Archive for the ‘Athletes Foot’ Category

A Fungus Among Us

       
Wednesday, December 11th, 2013

It often starts off as a simple itch, down in between your little toes. Then it spreads, from a small itch to cracked and inflamed skin that doesn’t seem to stop. It’s athlete’s foot, and it happens to a surprising number of people. Despite the name, athlete’s foot isn’t limited to those who play sports. Athlete’s foot is much like any other fungal infections, such as ringworm for example. A group of microscopic organisms known as dermatophytes grow much in the same way that mold does and can quickly spread across your foot, leaving it cracked, tender and worst of all, itching.

What Causes Athlete’s Foot?

Your body is a host to a large number of microorganisms, which are normally kept in check by simply keeping your skin clean and dry. Unfortunately, dermatophytes are considerably more resilient than your typical microbial, which makes athlete’s foot a common irritation. Athlete’s foot absolutely loves to grow when you’re wearing thick, tight shoes that don’t allow your toes much wiggle room. Because your toes are squeezed together, it creates little moist and warm areas that are just perfect for the fungus to grow. Wet or damp socks coupled with warm shoes make for the perfect breeding place for the pesky dermatophytes, especially when you’re wearing shoes that are made from plastic or other synthetic materials that don’t allow for proper airflow.

picture of fungus

Microscopic View of the Fungus
Photo Taken By: Ecorahul

So we know what makes it grow, but what actually causes the fungal in the first place? Athlete’s foot is super contagious and can be spread from contact with contaminated surfaces, such as towels, dirty floors, shoes and even other people with athlete’s foot. While it’s good to share, this is another reason to reconsider swapping shoes.

Prevention is the Key

There are several ways to help prevent the growth and spread of athlete’s foot. First and foremost, shoes that fit! Wearing shoes that are made from a breathable material, such as canvas or leather that also fit properly can help alleviate the optimal growth conditions for the fungus. Dry socks are also a key component to stopping the growth and spread of the dermatophytes. Change socks when you can, especially after exercise or physical activity, and make sure you wear clean, dry socks. Finally, while it might seem like a no-brainer, some people tend to take their foot health into their own hands by not wearing shower shoes in a public shower. Avoiding the long gruesome list of gross things that are potentially growing on the floor of a public shower, wearing shower shoes is a super effective way to avoid contact with any of it. When in doubt, break the flip-flops out.

It Gets Worse

As if the cracking, peeling, sometimes bleeding and always itchy feeling you get from athlete’s foot wasn’t bad enough, there can be some complications that make it worse. Because of its very nature, athlete’s foot can create an environment that’s perfect for other nasty bacteria to grow, creating a secondary infection. This secondary infection of bacteria can release a substance that breaks down the skin tissue in the foot, causing soggy eroded areas between the toes that are incredibly painful.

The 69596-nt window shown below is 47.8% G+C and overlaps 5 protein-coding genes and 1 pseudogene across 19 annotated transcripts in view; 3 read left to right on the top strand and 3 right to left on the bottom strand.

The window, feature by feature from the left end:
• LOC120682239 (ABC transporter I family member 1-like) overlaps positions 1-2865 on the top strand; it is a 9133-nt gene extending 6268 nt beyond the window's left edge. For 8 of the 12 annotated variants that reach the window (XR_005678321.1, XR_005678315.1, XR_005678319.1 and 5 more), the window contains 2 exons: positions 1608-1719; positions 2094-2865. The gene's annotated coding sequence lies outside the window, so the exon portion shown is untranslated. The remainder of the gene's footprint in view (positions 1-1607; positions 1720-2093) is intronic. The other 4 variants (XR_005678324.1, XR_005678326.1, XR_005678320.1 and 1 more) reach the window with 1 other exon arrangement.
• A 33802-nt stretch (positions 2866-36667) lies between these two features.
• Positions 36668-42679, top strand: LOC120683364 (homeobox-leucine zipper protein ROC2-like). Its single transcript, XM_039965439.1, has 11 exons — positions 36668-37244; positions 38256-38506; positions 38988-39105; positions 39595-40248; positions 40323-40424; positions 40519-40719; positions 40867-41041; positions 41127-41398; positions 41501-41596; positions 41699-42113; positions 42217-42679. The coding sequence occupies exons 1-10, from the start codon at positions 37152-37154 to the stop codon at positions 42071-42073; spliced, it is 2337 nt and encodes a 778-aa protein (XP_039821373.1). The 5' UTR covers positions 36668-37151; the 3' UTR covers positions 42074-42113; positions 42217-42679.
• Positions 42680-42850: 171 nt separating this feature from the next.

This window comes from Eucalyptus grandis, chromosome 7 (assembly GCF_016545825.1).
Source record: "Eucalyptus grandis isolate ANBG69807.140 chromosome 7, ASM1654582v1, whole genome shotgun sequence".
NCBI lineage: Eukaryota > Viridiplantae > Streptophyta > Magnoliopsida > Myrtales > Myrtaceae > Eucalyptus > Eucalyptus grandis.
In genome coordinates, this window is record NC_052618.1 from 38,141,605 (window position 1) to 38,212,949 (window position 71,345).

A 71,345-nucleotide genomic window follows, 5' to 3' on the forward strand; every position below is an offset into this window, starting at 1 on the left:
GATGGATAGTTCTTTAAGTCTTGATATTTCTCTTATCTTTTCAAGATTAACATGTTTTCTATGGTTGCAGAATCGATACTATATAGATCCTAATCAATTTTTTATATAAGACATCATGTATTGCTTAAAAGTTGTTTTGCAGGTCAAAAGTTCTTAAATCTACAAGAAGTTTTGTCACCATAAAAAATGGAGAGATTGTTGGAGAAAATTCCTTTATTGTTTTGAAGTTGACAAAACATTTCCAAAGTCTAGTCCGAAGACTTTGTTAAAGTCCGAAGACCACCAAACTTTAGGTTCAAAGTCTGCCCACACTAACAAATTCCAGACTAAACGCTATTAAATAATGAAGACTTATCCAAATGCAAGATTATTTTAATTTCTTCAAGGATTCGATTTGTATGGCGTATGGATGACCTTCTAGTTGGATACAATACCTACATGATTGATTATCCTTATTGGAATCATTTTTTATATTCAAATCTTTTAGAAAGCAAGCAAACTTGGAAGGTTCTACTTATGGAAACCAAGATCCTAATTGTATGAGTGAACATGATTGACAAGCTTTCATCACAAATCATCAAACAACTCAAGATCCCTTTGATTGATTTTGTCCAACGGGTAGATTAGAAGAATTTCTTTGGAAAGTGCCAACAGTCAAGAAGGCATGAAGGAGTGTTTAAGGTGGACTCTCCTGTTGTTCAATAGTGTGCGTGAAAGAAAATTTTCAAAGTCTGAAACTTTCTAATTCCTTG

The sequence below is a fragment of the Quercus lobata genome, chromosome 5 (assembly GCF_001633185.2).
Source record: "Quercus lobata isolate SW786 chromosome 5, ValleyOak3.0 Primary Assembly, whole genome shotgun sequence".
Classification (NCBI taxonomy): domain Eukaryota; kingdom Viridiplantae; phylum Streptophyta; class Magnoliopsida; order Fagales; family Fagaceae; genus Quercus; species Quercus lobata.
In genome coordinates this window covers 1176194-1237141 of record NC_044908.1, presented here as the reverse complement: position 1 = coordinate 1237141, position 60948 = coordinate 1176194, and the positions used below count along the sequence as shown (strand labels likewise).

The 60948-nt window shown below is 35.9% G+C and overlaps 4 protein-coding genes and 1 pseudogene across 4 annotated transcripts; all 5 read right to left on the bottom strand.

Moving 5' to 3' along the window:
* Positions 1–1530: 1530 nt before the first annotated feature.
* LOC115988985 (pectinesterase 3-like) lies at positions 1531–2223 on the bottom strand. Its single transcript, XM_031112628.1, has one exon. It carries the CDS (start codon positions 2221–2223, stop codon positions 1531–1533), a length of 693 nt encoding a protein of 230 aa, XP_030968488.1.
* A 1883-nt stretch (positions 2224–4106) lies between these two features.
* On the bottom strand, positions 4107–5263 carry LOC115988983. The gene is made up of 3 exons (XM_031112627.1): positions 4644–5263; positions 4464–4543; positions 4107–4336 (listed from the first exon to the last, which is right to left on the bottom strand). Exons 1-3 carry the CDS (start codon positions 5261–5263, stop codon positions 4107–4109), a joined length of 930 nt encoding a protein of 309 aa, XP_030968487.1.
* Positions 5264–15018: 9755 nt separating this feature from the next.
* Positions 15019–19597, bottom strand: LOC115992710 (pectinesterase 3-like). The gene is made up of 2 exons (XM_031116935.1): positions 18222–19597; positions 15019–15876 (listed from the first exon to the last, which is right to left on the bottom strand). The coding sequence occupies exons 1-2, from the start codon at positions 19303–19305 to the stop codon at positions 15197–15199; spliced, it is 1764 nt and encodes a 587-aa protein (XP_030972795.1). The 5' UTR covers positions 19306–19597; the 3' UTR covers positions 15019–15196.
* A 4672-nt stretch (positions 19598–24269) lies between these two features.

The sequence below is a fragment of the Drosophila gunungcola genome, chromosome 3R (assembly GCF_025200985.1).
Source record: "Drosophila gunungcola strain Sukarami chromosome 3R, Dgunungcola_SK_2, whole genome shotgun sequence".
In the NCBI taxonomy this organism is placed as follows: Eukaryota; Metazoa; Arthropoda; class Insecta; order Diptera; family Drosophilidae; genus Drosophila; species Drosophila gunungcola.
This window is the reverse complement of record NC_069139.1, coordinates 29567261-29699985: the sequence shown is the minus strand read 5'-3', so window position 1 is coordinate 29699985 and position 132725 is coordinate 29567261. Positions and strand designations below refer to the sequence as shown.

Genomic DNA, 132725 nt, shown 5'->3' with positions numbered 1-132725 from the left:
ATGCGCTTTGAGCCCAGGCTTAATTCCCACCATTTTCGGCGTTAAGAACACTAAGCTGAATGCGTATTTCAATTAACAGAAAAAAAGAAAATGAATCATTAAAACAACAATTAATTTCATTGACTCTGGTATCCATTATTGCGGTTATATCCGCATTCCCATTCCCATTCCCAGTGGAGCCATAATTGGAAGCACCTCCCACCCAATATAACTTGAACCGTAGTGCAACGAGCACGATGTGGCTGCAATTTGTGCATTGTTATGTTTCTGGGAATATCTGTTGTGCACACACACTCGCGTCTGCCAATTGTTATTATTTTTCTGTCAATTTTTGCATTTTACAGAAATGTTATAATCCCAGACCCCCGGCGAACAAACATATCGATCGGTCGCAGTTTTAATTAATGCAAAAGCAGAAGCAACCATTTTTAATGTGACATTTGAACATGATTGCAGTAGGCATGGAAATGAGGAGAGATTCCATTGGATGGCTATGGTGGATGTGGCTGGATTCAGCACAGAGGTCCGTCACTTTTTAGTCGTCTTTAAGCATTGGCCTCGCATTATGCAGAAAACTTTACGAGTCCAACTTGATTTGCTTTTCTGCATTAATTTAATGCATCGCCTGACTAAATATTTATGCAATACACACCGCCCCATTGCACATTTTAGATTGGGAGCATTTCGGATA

Some people are unfortunate enough to suffer from an allergic reaction after a particularly bad case of athlete’s foot. Here the proteins from the fungus can enter into the bloodstream and actually spread to other parts of the body, leaving an eruption of unsightly and painful blisters.

Treatment

If prevention measures aren’t successful and you find yourself with a bad case of athlete’s foot, then it’s time to treat it. While there’s a never-ending line of products that are foisted upon you from the TV, some are better than other, as is the case with all things. Babor has a product that is particularly useful when combatting foot fungus. Babor Feetness Refreshing Foot Bath is a product that’s not only a great way to relax at the end of a long day, but goes a long way in helping prevent some of the conditions that cause athlete’s foot to grow to begin with. The skin of your feet is moisturized and nourished, promoting healthy skin growth and regeneration, while the mixture of aloe vera and eucalyptus come together to inhibit bacteria growth and even combat foot odor.

ways to treat athletes foot

How to prevent and treat athlete’s foot

       
Wednesday, August 10th, 2011

Treat your feet right!You don't have to be a sports superstar to get athlete's foot. The infection, caused by a fungus, thrives in warm, moist areas. Athlete's foot is contagious and can be passed on by direct contact with someone who has the infection or contact with something with the fungus growing on it, like a shower floor. Believe it or not, the fungus can grow not only on your toes and heels, but on your fingers and palms.

Your risk for getting athlete's foot increases if you wear closed shoes that make your feet sweat a lot, recently exposed your feet to moisture for a long time or developed a minor surface injury on your foot. To prevent catching the fungus, wear sandals at public pools and showers, keep your feet dry as much as possible and choose shoes that are well-ventilated. Remember – a product like NeoStrata – NeoCeuticals Antifungal Daily Foot Care Therapeutic Cream used daily can prevent infection. Follow it up with MOOM Aromatherapy Foot Spa Cream and your tootsies are bound to feel amazing!

If you notice any cracked, peeling skin in between your toes or on the sides of your foot, or experience red, itchy skin, pain or blistering, take measures to control the infection. It won't be long before you and your lower extremities are back to normal.